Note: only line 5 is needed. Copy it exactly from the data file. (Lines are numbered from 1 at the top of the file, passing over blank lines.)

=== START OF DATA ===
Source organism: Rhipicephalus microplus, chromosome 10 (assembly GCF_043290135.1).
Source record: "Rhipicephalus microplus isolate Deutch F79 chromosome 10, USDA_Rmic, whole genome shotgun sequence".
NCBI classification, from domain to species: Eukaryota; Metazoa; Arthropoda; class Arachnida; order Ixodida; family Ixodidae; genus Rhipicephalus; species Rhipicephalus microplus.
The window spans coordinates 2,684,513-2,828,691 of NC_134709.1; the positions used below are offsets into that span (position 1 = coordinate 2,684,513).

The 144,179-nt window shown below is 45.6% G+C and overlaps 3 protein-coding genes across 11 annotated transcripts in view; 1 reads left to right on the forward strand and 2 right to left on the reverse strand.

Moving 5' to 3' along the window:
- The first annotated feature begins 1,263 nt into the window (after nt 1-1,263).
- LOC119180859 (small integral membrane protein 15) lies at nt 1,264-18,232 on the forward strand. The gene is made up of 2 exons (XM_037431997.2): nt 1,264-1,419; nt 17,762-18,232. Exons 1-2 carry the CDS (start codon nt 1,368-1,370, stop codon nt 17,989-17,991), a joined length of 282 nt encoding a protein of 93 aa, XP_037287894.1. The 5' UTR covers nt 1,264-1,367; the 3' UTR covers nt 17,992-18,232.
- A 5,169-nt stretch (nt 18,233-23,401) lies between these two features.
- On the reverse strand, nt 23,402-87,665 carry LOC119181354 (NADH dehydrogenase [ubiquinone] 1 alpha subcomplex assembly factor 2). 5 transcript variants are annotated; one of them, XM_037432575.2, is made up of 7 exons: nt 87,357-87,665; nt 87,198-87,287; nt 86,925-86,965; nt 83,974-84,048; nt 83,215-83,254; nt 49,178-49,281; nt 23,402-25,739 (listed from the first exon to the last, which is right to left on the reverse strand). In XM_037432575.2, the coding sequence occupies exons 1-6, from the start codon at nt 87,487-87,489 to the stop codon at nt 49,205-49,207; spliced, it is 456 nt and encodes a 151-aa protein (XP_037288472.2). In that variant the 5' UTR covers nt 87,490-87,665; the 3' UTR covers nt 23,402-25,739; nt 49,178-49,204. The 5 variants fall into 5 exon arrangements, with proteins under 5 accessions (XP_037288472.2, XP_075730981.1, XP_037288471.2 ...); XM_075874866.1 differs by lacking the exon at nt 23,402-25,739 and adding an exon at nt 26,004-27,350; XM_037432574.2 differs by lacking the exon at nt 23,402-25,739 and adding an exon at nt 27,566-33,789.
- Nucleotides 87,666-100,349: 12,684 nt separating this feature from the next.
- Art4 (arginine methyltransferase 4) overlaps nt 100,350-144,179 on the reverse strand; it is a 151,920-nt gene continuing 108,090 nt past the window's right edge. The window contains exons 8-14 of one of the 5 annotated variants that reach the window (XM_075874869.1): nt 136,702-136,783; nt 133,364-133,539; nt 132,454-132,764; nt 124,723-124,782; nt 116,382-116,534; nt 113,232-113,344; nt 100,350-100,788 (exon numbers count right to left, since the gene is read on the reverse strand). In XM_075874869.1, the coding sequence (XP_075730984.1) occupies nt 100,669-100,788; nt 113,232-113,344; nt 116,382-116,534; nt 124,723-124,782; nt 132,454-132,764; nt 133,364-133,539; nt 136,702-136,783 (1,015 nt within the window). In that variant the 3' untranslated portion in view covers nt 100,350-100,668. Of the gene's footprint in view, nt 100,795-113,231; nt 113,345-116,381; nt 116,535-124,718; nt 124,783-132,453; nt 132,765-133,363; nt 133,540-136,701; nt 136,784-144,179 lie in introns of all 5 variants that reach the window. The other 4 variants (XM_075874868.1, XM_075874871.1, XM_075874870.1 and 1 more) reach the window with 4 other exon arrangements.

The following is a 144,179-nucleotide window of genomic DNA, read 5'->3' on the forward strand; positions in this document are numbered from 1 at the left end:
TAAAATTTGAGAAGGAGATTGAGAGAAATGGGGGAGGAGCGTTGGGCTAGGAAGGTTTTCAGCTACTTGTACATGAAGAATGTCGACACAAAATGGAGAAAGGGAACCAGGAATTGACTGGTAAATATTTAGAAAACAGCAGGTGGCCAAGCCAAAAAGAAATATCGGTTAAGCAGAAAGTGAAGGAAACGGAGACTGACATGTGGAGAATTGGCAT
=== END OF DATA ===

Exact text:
The 144,179-nt window shown below is 45.6% G+C and overlaps 3 protein-coding genes across 11 annotated transcripts in view; 1 reads left to right on the forward strand and 2 right to left on the reverse strand.